As with, say, the pioneer of the hamburger, the inventor of the garden gnome has several claimants. Philipp Griebel, a trained porcelain maker who in 1874 founded a shop in the German state of Thuringia, is one of them. Griebel is said to have lifted the likeness of his creations from nearby miners whose small stature predisposed them to their profession. The gnome’s popular red cap was a staple of miner’s clothing that made workers more visible in dark shafts. Griebel’s gnomes and others like them were regionally popular, in part because of superstition that held gnomes might garden overnight or help protect property.
Yet many sources have it that Sir Charles Isham of the estate Lamport Hall in Northamptonshire introduced the gnome to the fertile English garden in 1847 (predating Griebel’s shop). Isham was an eccentric (read: vegetarian) and much of his time was devoted to the creation of an immense rockery. No follower, Isham avoided the druid stones that were popular during the day and instead included a group of gnomes in his landscape.
High society views worked to demote gnomes to the class of kitsch.
As a folklore fanatic who collected stories of gnomes and mine fairies in Wales and Dovedale, Isham purchased a shipment of gnomes from Germany. Posed around ladders and wells, they amusingly appeared to emerge from the earth after invisible labors. Some were even provided banners of protest for better pay and a worthier employer.
After Isham’s death in 1903 his daughters removed his gnomes from the grounds. One specimen known as ‘Lampy‘ survives: Held behind secure glass in Lamport Hall, Lampy is insured for $1 million pounds.
By 1912, gnomes raised their pointy-hatted heads at the Royal International Horticultural Exhibition in Chelsea. But the creations were deemed tacky, and quickly banned along with “highly coloured figures, fairies or any similar creatures, actual or mythical, as garden ornaments.” Such high society views worked to demote gnomes to the class of kitsch. However gnomes were granted a reprieve in 2013, rematerializing at the Royal International Horticultural Exhibition.
During World War I, German craftwork grew unpopular in world markets, and gnomes didn’t start selling again until after World War II. This resurgence is attributed to Disney, whose “Snow White and the Seven Dwarfs”. The dwarfs shared a lot of similarities with garden gnomes, and helped refine their appearance. British companies, like one owned by the father of Prime Minister John Major, were quite successful in the gnome business, and soon many suburban gardens boasted a full set of the seven dwarfs.
Candace Kimmel, a contemporary gnome maker in America, fondly remembers and recreates the ubiquitous gnomes of her Welsh childhood.
“Everyone has a gnome at the bottom of the garden for good luck. It’s a tradition,” Kimmel wrote in an email, noting that, “a single gnome can be passed down for many generations.”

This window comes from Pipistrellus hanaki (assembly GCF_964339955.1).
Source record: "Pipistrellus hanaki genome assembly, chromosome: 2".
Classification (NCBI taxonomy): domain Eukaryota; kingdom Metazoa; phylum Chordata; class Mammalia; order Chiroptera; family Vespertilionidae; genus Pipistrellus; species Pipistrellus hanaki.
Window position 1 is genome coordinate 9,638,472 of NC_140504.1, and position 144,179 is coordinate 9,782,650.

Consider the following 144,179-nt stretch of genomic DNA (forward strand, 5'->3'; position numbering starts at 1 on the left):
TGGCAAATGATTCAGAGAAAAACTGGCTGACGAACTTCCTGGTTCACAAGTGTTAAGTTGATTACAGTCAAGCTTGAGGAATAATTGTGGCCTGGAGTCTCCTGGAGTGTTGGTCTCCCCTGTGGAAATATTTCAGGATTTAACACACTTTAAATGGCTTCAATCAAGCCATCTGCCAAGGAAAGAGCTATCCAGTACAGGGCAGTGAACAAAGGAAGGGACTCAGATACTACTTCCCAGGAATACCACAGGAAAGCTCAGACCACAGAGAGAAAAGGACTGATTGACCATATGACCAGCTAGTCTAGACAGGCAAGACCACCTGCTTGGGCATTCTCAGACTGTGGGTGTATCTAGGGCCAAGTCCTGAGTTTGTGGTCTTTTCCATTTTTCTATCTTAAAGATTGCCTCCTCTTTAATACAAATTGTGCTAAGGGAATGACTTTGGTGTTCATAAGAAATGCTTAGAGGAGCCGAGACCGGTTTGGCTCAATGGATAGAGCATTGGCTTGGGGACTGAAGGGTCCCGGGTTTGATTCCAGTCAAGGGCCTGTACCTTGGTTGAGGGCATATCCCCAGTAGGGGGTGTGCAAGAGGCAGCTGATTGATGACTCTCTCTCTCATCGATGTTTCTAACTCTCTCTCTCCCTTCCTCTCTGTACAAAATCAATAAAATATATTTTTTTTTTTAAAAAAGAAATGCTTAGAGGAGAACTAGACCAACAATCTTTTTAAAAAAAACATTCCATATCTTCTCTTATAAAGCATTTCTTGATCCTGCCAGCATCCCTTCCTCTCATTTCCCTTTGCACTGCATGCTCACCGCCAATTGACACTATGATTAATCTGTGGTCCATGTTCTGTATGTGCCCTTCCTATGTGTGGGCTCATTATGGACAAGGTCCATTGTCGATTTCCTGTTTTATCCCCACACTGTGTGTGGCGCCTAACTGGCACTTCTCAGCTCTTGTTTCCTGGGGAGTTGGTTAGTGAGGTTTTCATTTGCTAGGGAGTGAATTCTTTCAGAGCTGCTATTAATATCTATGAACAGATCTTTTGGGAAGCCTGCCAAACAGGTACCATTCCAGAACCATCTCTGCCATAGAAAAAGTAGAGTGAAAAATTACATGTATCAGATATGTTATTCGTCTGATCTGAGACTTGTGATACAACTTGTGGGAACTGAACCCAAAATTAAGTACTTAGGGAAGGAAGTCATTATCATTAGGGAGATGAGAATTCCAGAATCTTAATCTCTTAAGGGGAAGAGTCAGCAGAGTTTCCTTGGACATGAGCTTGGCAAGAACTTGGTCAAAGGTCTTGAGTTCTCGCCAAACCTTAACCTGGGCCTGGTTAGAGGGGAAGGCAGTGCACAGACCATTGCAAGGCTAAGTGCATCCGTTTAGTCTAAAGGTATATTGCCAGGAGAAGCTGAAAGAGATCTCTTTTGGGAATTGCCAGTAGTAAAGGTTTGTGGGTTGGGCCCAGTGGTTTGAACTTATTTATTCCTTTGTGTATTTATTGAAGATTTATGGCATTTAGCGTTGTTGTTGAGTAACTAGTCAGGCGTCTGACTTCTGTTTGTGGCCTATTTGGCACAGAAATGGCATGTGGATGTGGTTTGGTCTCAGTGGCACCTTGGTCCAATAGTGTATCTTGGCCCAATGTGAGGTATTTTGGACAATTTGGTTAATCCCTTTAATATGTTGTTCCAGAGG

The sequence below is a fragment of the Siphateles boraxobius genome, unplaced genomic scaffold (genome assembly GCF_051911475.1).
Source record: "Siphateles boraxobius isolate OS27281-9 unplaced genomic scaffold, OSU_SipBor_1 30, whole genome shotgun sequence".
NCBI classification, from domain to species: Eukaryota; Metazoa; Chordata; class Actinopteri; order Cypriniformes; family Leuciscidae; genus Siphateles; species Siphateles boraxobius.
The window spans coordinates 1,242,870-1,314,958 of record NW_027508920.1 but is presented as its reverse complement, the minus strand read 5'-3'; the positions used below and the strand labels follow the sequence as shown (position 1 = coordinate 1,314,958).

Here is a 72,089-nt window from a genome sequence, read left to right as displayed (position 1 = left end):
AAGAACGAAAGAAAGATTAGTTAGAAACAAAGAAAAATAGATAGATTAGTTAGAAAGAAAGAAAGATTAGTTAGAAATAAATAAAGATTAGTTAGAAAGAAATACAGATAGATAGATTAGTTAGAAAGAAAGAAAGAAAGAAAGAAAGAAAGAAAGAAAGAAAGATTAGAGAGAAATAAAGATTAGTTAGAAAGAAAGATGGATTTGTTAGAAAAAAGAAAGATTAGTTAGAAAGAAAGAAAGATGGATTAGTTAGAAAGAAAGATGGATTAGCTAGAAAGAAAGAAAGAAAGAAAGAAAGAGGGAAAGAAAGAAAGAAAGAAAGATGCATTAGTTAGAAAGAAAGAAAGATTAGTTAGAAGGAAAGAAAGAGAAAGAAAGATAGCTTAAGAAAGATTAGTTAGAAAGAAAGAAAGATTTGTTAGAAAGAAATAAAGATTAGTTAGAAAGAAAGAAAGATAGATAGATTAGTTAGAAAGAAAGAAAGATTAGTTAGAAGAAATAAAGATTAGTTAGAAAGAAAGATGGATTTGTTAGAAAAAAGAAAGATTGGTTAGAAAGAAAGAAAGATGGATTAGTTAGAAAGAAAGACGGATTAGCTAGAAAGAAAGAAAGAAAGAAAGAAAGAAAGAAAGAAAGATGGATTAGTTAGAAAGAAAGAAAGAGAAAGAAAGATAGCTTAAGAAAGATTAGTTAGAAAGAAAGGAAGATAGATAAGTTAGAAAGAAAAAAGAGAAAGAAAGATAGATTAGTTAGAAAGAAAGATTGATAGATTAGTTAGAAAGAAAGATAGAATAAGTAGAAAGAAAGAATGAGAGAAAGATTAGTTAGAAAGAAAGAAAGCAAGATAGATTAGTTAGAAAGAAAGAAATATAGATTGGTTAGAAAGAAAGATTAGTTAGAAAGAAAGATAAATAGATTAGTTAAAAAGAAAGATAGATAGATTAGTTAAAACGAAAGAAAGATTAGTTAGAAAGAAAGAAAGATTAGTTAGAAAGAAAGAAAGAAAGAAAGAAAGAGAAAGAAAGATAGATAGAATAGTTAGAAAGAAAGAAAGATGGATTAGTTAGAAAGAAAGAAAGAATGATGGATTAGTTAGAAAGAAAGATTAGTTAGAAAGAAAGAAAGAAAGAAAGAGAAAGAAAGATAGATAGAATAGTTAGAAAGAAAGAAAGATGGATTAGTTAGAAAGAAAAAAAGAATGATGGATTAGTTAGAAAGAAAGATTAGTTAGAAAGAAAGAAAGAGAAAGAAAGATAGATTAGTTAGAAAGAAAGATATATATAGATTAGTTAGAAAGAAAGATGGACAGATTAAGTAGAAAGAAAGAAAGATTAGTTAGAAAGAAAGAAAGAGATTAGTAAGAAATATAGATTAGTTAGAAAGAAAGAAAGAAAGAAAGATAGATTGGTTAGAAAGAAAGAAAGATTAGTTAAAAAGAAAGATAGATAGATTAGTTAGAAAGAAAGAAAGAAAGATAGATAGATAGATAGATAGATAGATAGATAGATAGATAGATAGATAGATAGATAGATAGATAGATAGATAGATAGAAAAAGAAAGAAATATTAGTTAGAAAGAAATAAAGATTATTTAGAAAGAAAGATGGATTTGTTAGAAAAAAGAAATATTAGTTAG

Today there are an estimated 15 million gnomes dotting Europe, largely in Germany and Switzerland.
Gnomes continued to make more pop culture appearances, in such films at 1997’s “The Full Monty” and the 2001 film “Amelie.” The latter featured what is known as the travelling gnome prank as a subplot: Amelie sends her father’s gnome on a world tour with an airline flight attendant, baffling him and inspiring him to travel. In 2011, the children’s film “Gnomeo & Juliet” starred garden gnome protagonists who come to life when unwatched.
The Garden Gnome Liberation Front founded in France in 1997 calls for “an end to oppressive gardening and freedom for garden gnomes worldwide.”
Gnome pranks (or “gnoming”) became fashionable at the turn of the 21st century. The Garden Gnome Liberation Front founded in France in 1997 calls for “an end to oppressive gardening and freedom for garden gnomes worldwide.” Gnoming practice includes the theft of garden gnomes (“gnome hunting,”) and, like in Amelie, the traveling gnome prank. Some kidnapped garden gnomes have been dispatched around the world with pranksters sending photos of the traveling gnome or even ransom notes to their owners. This stunt was the inspiration for Travelocity’s “Roaming Gnome” advertisement campaign, which launched in 2003.
Dr. Twigs Way, author of the book Garden Gnomes: A History, posits that Gnome pranks are “the result of intergenerational clashes of culture – for the under 40s, a gnome represents the awful static naffness of grindingly boring suburbia (at least in England).” Here her email message assures us that her comments are tongue in cheek. “To send them traveling the world is to highlight the differences between the post-war austerity stay at home generation and the wealthy adventurous travel the world generation. The gnome has become an artifact of that generational conflict.”
Today, several museums and sanctuaries celebrate the garden gnome. Advertised as a place where gnomes can “live, work and play,” Auburn California’s Gnome Habitat hosts 2,000 gnomes on five acres. It’s inspired by England’s Gnome Reserve & Wildflower Garden, which attracts around 25,000 red gnome hat-wearing (human) visitors annually. Liz Spera, the Gnome Habitat’s founder, lives on the property with her family and chickens. She has served as president of the International Gnome Club, which publishes three email newsletters a year.
Contemporary inhabitants of Thuringia celebrate their contribution to garden statuary and culture with an annual fair and gnome party. Today the fourth generation of Griebels still produce garden gnomes, having weathered the fallow war years. Griebel’s gnomes can be purchased for around 40 dollars for a small specimen to 120 dollars for a large one.
“These aren’t the kind of gnomes you find at Wal-Mart,” says American importer Don Lawrence on behalf of the Griebels, who speak no English.